The first meeting I attended this week was a Ministries Council meeting on Monday, when they were discussing a recent document produced by a group of about 15-20 laypeople who had met to brainstorm ways of making the church more hospitable to people of diverse backgrounds. The recommendations of this group focused mainly on worship aesthetics; the underlying warrant was, "If almost everything that happens in the sanctuary derives from European Christianity, what does that say about who we expect/hope will come to worship?"
Monday's committee discussion sought to deal with this question, and some of the specific recommendations, while mediating the mutual misunderstanding and hurt between the people who wrote the document with good intentions and the people who felt most hurt by it (i.e. the choir and musicians). The conversation centered a lot around questions like, "What do we mean when we say we're a 'neighborhood church'? What is the 'diversity' to which we aspire? Should we be crafting liturgy based on who is already here, or based on who we want to be here?"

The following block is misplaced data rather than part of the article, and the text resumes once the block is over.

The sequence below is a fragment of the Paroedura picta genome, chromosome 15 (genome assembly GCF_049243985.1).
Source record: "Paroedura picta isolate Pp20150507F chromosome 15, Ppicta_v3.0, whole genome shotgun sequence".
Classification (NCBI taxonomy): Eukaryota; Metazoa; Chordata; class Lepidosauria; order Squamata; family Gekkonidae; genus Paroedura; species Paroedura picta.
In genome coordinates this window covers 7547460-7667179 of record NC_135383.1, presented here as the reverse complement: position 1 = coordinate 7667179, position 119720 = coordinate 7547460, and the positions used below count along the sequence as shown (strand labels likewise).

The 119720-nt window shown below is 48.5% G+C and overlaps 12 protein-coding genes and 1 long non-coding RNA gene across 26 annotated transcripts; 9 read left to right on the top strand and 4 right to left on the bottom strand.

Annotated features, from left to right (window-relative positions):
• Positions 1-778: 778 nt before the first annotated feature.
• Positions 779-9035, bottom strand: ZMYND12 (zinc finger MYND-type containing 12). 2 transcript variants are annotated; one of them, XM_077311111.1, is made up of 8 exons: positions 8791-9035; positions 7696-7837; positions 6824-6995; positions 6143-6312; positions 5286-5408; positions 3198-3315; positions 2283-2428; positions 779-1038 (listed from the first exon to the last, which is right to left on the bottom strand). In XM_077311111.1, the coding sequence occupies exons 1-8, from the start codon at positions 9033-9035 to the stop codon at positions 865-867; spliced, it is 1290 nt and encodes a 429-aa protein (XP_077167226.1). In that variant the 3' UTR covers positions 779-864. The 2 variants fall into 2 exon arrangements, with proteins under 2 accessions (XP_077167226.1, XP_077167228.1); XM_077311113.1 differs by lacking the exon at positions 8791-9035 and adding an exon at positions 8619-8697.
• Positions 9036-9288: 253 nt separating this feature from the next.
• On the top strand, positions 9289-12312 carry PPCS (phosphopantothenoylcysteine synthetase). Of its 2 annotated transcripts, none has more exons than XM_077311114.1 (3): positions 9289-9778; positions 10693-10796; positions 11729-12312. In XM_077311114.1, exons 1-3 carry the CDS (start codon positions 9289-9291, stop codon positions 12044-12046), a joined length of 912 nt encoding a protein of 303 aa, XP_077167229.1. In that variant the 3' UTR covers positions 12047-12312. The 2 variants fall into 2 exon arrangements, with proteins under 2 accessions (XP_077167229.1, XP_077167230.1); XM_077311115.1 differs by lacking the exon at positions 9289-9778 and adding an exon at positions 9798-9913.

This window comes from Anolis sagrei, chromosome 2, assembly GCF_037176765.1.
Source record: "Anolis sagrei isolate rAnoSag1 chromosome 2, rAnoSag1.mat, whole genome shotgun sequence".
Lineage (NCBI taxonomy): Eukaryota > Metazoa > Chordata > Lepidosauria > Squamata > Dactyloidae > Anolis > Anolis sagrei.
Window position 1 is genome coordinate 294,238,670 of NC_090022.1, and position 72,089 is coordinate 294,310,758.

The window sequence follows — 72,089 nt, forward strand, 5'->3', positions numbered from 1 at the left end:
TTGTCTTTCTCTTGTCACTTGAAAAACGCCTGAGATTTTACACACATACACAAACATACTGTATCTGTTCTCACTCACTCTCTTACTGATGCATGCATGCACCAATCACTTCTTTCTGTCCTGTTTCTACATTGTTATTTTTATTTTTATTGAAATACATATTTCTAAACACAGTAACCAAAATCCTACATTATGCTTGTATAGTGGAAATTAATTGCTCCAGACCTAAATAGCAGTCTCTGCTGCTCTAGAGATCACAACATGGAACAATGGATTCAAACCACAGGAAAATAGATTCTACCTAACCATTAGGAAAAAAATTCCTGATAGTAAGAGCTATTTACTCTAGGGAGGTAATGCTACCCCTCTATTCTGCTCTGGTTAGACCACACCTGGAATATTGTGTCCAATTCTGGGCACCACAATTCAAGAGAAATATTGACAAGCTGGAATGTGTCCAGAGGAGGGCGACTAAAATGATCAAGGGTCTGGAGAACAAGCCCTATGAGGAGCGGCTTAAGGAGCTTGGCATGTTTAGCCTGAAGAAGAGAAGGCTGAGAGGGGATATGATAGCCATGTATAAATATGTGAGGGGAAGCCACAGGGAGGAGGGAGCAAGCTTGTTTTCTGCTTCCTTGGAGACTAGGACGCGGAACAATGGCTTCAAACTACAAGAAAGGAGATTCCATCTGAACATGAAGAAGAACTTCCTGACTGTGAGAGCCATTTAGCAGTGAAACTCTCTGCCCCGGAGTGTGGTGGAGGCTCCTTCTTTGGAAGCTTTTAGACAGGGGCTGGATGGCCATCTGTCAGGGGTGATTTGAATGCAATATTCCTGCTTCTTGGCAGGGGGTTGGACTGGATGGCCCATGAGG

Good questions, to be sure. But I think a few other questions probably need to be addressed first. What is worship for? Is worship about satisfying our manifold tastes, or is it about praising God? Regardless of how satisfying our church experience may feel now, is there anything lost when we worship only with people like us? In other words, might worshiping congregations that are segregated by style & taste (not to mention race & class) be replicating the patterns of a fallen world rather than giving glory to God and bearing witness to a Gospel that incorporates all into One?